Our homes, new and old, account for 20% of greenhouse gas emissions in the UK.
So, if the UK is to meet its ambitious target to bring all its greenhouse gas emissions to net zero by 2050, then tackling emissions from houses will be a key part of that.
As it stands, in the words of the influential Committee on Climate Change, “UK homes are not fit for the future”.
Despite an increasing emphasis on cutting carbon emissions, even new homes, which are usually more efficient than older homes, aren’t built to high enough standards. Home buyers often find themselves in cold and draughty newbuilds with heating bills far higher than expected.
The CCC added, in a report last year, that “Greenhouse gas emission reductions from UK housing have stalled, and efforts to adapt the housing stock for higher temperatures, flooding and water scarcity are falling far behind the increase in risk from the changing climate”.
The government’s answer to this challenge came in October, with the launch of a consultation proposing tough new energy efficiency standards for new homes; once confirmed, the new rules are expected to come into force, quickly, by the end of this year.
They would potentially result in new homes that result in 75-80% less carbon emissions than one built to current energy efficiency requirements.
How might this happen? At the centre of the government plans for future new builds is one piece of technology: heat pumps. These use existing warmth in the air or ground to warm up radiators, underfloor heating systems, or water in the home. They are a much greener alternative to traditional gas boilers, which the Conservative government has pledged to ban for new homes by 2025.
Heat pumps would add an average of £800-£2,500 to the costs of building a home in 2020 depending on the type of house, according to the CCC’s report. This would add between 0.6-2.0% to total build costs.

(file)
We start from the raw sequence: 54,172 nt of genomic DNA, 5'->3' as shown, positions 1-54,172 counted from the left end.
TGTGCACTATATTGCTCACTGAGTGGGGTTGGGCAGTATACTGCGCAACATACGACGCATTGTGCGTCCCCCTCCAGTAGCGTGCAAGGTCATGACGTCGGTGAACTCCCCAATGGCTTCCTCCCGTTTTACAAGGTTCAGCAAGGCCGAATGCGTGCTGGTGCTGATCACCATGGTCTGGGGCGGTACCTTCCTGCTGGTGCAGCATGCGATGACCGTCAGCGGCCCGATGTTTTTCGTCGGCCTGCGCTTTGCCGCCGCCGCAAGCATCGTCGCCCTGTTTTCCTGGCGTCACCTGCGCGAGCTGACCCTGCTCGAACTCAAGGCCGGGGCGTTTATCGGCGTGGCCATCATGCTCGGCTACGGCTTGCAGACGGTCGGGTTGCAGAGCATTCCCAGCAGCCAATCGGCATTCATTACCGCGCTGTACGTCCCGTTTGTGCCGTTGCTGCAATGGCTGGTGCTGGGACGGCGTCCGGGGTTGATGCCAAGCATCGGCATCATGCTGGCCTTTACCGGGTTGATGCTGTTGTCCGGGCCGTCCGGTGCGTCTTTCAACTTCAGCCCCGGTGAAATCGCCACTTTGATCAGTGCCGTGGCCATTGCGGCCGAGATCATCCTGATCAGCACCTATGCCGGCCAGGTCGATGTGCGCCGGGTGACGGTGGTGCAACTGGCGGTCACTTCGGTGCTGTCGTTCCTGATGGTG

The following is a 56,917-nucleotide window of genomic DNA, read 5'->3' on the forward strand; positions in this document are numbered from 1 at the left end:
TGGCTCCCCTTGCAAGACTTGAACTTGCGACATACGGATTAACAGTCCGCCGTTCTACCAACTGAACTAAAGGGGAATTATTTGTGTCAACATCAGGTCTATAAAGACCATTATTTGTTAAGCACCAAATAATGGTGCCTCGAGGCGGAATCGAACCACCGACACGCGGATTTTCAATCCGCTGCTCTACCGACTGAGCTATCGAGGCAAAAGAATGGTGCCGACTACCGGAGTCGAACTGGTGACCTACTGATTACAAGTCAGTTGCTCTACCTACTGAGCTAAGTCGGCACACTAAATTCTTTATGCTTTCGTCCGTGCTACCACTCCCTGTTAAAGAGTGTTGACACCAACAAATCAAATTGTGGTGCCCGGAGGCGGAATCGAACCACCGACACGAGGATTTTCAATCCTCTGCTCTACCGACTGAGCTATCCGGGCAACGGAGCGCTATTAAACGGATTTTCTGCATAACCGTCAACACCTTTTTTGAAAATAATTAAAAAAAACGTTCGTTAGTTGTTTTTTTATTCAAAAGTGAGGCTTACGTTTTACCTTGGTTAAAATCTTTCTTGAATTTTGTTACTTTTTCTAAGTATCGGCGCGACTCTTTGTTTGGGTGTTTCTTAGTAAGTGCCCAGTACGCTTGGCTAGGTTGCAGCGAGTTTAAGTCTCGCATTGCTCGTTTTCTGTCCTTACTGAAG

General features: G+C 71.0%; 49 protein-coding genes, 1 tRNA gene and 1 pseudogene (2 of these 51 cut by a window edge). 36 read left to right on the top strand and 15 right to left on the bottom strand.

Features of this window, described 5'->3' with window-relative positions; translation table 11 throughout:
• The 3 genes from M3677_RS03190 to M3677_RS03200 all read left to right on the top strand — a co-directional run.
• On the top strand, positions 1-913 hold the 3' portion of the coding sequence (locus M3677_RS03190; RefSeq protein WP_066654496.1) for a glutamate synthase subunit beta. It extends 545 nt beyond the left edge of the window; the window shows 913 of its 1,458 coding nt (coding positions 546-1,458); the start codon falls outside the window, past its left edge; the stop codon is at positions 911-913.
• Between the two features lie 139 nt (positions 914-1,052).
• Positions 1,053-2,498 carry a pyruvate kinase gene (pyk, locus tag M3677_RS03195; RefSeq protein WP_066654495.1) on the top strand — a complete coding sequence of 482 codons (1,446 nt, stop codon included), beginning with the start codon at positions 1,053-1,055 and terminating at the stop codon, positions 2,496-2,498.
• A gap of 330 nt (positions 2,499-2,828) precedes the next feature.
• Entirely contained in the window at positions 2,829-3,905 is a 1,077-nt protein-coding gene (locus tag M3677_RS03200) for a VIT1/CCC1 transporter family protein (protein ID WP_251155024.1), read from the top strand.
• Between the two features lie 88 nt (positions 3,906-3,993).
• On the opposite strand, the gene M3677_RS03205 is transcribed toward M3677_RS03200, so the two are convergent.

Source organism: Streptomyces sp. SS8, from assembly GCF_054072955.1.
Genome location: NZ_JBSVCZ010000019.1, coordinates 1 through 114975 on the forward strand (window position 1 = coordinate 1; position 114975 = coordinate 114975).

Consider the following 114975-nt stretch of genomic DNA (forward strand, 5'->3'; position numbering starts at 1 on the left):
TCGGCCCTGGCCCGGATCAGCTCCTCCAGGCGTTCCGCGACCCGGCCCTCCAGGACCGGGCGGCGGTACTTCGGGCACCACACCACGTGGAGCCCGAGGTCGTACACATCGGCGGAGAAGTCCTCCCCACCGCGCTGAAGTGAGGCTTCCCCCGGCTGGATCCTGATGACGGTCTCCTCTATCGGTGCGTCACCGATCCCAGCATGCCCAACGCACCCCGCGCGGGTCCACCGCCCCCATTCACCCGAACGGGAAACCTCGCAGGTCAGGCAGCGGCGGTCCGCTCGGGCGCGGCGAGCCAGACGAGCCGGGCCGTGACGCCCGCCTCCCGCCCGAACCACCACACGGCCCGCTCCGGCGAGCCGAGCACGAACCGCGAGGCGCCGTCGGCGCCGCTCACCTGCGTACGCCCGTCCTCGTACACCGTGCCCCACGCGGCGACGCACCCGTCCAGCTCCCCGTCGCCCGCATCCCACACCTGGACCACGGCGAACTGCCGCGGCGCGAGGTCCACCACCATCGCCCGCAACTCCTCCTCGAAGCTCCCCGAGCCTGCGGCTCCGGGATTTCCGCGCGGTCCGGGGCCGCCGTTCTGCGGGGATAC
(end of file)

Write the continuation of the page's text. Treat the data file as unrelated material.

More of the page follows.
Other features of future homes envisaged in the government report include renewable energy generation such as solar panels, a waste water heat recovery system, triple glazing and minimum standards for walls, floors and roofs that significantly limit any heat loss.
Experts noted that the plans announced in October also include the scrapping of a loophole that has allowed house-builders to continue building homes on large sites to old energy regulations.
Of course, reducing greenhouse gas emissions isn’t the only motive for creating more energy efficient homes: they save homeowners money too. In fact, a poll published in January 2020 showed that of people who say they would consider energy efficiency when moving home, 56% said it would be more for low ongoing bills compared to 39% who want to help the environment.
In its consultation on its proposed new measures, the government estimates that its preferred package of standards would add £4,847 to the build-cost of a new home and would save households £257 a year on energy bills.
In the meantime, what do I look for?
Though the details aren’t agreed, the UK’s net-zero target, which has been passed into law, means new homes in the near future will have much better energy efficiency measures.
But in the meantime, what should you look for if you’re buying a new home?
First, be aware that while all new homes must be assessed against Building Regulations, there can be significant differences in house-builders’ approaches.
If you’re in the market for a new home, it’s worth looking into individual developers’ policies on environmental and energy issues. Some smaller house builders, such as Citu, are aiming to be more eco-friendly. To see how the larger home builders compare, there are some helpful industry rankings on sustainability.
An Energy Performance Certificate (EPC) is a great starting point for understanding a property’s energy efficiency. All properties must now have one and you’d be wise to read it from cover to cover.
The certificate shows how much energy the building uses and advises how energy efficient it is. It gives the building a rating from A to G, with A the most energy efficient and G the least.
The certificates are based on a professional assessment of the construction and type of property, as well as the likes of heating systems, insulation and double glazing.
You can also do your own research. Good insulation is key. So, look inside the cavity to check the quality of the insulation. Look for features like LED light bulbs and smart thermostats. Beware of large, draughty rooms that will be hard to heat. You can also seek out any renewable energy features.
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